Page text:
2. Breathe, Meditate, Or Do Some Yoga
Deep breathing exercises, meditation, or doing a yoga routine is a wonderful way of doing nothing. Yes, you’re doing something but you’re not being busy, busy, busy. Instead, you’re doing nothing by being mindful, quiet, and slowing down your body.
By taking deep breaths, you’re bringing your attention to what’s going on in your body. Meditation helps you to calm your mind and bring clarity while yoga slows your body down with meaningful movements. These practices allow you to reconnect with yourself while restoring balance once more. You also learn to live in the moment.
3. Go Star Gazing (or look at the moon)
Spend a night staring up at the stars. And, if you’re living in the city and you can’t see many stars, look out for the moon. Or, simply sit with all the lights turned off in your home and stare out into the darkness. I often like to sit on our little koppie late at night (in summer!) and look out over the city lights while trying to catch a sight of Venus.
Sitting outside on a Full Moon night is another way of doing nothing. And, yet you’re reconnecting with all that is around you and within you. Your body starts to relax as you give it time out from technology, endless chatter, and seemingly never-ending work tasks. You could visit your local planetarium for a night of stargazing or get yourself a telescope!
4. Read a Book or Listen to Music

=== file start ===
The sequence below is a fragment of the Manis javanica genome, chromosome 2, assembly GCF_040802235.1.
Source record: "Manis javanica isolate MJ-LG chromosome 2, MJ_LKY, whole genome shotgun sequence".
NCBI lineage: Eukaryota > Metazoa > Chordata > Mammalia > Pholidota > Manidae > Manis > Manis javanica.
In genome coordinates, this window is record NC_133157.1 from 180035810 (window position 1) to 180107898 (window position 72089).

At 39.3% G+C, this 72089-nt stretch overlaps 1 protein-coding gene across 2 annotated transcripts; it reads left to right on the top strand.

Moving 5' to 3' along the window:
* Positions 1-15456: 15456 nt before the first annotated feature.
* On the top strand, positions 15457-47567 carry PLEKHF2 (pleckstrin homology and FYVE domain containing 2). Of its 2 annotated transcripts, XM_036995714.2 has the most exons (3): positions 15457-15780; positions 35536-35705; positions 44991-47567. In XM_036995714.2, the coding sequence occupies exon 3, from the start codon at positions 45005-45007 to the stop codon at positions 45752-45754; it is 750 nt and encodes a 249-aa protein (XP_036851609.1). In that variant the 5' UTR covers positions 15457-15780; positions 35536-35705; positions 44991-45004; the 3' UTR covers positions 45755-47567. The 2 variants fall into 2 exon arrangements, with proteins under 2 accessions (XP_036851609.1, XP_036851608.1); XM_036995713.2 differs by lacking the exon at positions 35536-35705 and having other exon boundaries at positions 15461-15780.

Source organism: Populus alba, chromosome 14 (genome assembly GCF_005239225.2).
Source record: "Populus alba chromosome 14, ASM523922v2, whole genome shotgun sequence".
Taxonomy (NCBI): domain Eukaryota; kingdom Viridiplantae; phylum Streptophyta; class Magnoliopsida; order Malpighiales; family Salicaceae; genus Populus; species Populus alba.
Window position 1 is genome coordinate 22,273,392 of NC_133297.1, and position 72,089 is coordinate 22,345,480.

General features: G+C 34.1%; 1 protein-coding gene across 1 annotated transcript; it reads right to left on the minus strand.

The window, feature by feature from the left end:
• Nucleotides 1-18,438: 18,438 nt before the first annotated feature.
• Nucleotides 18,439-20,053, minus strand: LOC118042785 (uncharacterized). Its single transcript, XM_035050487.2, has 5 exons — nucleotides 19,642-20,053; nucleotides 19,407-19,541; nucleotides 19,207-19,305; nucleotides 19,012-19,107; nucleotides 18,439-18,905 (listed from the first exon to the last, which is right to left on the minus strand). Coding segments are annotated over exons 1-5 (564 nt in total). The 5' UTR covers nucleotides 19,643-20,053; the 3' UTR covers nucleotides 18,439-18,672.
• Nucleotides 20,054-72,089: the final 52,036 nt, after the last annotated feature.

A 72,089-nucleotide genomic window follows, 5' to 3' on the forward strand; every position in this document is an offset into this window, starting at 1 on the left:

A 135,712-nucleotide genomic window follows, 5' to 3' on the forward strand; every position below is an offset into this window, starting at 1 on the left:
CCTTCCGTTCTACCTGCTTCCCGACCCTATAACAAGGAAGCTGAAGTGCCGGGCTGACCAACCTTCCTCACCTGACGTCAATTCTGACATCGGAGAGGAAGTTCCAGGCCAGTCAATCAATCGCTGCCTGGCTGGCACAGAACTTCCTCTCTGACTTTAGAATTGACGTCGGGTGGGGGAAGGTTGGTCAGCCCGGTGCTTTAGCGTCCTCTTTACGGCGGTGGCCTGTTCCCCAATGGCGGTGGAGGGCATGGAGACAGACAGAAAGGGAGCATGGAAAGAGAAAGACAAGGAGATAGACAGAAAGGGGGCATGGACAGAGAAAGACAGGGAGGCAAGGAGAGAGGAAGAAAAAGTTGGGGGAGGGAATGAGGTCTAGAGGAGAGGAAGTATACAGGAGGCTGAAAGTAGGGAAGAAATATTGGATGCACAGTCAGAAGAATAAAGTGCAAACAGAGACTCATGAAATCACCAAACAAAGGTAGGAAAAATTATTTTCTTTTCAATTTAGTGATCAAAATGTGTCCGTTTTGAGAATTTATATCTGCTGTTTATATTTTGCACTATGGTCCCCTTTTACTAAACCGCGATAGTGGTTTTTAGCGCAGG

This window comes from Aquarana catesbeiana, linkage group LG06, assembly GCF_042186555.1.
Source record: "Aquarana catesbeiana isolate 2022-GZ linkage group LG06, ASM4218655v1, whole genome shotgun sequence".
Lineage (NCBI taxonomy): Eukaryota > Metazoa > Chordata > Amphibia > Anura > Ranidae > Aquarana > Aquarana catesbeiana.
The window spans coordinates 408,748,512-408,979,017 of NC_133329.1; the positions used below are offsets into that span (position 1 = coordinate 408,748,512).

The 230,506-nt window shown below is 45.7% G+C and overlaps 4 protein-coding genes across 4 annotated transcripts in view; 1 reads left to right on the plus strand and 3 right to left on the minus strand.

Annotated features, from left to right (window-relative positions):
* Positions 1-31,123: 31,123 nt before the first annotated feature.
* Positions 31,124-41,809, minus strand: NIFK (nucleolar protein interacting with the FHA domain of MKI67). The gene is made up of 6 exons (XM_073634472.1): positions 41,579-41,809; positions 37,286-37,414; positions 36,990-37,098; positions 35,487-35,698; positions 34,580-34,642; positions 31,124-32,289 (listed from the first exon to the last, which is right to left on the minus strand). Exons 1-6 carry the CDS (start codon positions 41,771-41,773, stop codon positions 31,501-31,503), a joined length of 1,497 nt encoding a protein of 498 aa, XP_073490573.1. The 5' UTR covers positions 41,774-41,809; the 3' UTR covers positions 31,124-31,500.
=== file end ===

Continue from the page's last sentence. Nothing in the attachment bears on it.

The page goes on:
Reading a good book is another way of mastering the art of doing nothing. It’s essential to commit to turning off the phone and not letting anyone else distract you when reading. Giving yourself a few hours on the weekend or at night time, to switch off and open a book, means you’re cutting out busyness for a while.
Listening to music is another good way of doing nothing. But, make sure you don’t fall into the trap of turning on the computer while having music playing in the background. The lesson here is to actually LISTEN to the music and enjoy it. You could dance if you want to – that’s relaxing. You could even cook if it’s an enjoyable pastime for you but the trick here is to avoid any busyness while listening to music.
Read this wonderful book by Veronique Vienne, "The Art of Doing Nothing: Simple Ways to Make Time for Yourself" and discover more ways of managing the busyness of life.
5. Go for a Walk or Take a Nap
Going for a walk outdoors is a marvelous way of doing nothing. The activity raises your serotonin levels so you don’t need to worry about anxiety creeping in. And, if you can find a park to walk in, you’ll feel uplifted by the natural environment. Walking is beneficial to your health, physically and mentally, while keeping your need to be busy at bay.
You could do what the Italians do and take an afternoon nap every day. And, if you’re one of the few who has returned to working in an office environment, then close the door and take a quick 10-minute nap in your chair. It will do wonders for breaking up the busyness of your workday.
There’s a time and place for healthy busyness. Equally so, there’s a time and place for idleness and relaxation. By mastering the art of doing nothing, you’ll also learn to master the art of NOT having to be busy all the time. It’s all about finding a healthy balance between your work and personal life. And, understanding what drives your need to be busy.
When you can learn to do nothing, you’re allowing your body to recover from periods of busyness which means you can hopefully avoid burnout or emotional exhaustion. You’re learning to let go and live in the moment while accepting that all will be fine in the end.
This post was originally published on August 28th 2021, and updated on October 19th, 2022.